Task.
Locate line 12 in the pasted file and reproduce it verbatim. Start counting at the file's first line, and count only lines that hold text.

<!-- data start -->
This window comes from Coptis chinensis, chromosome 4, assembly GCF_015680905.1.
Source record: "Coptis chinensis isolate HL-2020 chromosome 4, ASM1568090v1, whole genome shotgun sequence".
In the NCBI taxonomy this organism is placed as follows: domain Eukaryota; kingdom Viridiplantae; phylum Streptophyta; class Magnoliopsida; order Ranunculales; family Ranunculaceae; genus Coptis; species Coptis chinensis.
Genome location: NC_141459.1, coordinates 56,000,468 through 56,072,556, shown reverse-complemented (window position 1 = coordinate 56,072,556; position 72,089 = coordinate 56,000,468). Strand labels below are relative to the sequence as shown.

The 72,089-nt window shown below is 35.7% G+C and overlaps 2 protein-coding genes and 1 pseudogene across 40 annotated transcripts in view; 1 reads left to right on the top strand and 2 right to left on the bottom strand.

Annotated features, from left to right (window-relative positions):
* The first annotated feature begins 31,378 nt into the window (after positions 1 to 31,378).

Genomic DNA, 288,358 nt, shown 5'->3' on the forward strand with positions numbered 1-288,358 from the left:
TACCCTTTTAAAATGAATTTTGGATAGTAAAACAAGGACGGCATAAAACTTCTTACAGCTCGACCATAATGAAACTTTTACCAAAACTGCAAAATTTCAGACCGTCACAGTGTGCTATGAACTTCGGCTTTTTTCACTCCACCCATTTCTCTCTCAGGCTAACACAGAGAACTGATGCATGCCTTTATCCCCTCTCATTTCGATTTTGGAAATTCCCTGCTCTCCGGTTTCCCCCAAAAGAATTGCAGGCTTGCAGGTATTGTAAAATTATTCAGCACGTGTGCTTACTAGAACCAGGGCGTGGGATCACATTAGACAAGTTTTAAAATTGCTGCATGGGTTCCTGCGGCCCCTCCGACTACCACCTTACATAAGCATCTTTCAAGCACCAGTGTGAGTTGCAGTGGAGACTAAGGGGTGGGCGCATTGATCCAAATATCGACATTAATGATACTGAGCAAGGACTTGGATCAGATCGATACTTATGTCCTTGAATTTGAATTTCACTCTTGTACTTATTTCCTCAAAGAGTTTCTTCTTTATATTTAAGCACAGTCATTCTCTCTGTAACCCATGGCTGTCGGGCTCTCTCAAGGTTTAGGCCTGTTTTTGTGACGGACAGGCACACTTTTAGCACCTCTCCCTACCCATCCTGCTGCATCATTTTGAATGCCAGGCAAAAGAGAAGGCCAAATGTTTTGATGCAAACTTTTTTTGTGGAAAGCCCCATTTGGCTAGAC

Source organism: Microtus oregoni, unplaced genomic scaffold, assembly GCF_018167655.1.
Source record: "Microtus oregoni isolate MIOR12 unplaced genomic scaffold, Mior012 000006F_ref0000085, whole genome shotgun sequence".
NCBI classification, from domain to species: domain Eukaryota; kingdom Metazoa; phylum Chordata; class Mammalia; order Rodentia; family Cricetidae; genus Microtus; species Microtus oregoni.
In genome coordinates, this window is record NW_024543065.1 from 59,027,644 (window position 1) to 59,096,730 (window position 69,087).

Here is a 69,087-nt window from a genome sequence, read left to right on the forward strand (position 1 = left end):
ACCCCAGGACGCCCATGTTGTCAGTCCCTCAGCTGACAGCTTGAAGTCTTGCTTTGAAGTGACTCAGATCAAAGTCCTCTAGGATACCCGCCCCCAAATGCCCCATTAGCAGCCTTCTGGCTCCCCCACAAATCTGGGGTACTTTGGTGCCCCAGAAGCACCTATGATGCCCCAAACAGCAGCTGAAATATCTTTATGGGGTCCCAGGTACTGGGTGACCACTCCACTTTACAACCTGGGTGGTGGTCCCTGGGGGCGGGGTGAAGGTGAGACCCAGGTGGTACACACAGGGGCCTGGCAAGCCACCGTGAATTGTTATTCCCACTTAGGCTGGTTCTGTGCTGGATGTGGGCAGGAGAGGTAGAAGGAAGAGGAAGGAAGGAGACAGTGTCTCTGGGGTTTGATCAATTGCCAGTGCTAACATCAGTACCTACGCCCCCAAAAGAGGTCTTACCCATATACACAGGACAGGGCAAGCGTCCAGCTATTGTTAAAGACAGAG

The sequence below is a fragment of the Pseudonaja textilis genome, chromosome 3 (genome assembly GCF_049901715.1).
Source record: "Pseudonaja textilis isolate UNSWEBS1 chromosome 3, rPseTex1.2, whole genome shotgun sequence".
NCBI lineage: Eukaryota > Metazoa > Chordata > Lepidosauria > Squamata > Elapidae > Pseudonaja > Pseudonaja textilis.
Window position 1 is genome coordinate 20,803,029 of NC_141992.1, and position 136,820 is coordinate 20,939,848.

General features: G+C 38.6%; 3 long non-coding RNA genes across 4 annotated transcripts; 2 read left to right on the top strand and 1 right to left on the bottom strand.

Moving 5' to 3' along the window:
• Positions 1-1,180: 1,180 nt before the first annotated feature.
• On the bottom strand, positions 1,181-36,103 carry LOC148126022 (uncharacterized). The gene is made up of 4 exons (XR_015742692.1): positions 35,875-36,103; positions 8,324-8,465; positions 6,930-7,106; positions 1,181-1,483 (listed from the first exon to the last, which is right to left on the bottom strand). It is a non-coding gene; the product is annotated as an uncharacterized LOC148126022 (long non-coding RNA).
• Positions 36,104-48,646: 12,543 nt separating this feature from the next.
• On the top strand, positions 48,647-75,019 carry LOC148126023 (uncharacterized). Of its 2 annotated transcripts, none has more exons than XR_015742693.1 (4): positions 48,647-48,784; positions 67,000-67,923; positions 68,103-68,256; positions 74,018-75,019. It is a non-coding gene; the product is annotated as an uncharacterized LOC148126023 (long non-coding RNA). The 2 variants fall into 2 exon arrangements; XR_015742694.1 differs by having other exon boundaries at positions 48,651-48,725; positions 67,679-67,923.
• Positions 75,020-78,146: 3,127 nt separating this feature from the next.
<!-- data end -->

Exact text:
NCBI classification, from domain to species: domain Eukaryota; kingdom Metazoa; phylum Chordata; class Mammalia; order Rodentia; family Cricetidae; genus Microtus; species Microtus oregoni.